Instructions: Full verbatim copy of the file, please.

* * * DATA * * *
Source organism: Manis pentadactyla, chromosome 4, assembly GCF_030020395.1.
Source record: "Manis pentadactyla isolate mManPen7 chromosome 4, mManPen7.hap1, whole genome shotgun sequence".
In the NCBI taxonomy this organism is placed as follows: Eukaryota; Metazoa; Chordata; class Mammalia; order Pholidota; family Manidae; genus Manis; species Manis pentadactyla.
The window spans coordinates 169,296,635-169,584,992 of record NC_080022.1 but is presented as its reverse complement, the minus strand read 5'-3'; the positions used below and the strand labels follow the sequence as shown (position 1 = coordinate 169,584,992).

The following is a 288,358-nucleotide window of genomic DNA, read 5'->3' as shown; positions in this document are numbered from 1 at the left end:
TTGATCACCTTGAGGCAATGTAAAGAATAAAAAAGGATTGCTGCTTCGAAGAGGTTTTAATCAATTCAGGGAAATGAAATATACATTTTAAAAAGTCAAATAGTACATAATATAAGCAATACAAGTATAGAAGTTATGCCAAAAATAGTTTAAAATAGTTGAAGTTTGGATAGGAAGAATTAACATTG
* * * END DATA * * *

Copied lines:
Source organism: Manis pentadactyla, chromosome 4, assembly GCF_030020395.1.
Source record: "Manis pentadactyla isolate mManPen7 chromosome 4, mManPen7.hap1, whole genome shotgun sequence".
In the NCBI taxonomy this organism is placed as follows: Eukaryota; Metazoa; Chordata; class Mammalia; order Pholidota; family Manidae; genus Manis; species Manis pentadactyla.
The window spans coordinates 169,296,635-169,584,992 of record NC_080022.1 but is presented as its reverse complement, the minus strand read 5'-3'; the positions used below and the strand labels follow the sequence as shown (position 1 = coordinate 169,584,992).

The following is a 288,358-nucleotide window of genomic DNA, read 5'->3' as shown; positions in this document are numbered from 1 at the left end:
TTGATCACCTTGAGGCAATGTAAAGAATAAAAAAGGATTGCTGCTTCGAAGAGGTTTTAATCAATTCAGGGAAATGAAATATACATTTTAAAAAGTCAAATAGTACATAATATAAGCAATACAAGTATAGAAGTTATGCCAAAAATAGTTTAAAATAGTTGAAGTTTGGATAGGAAGAATTAACATTG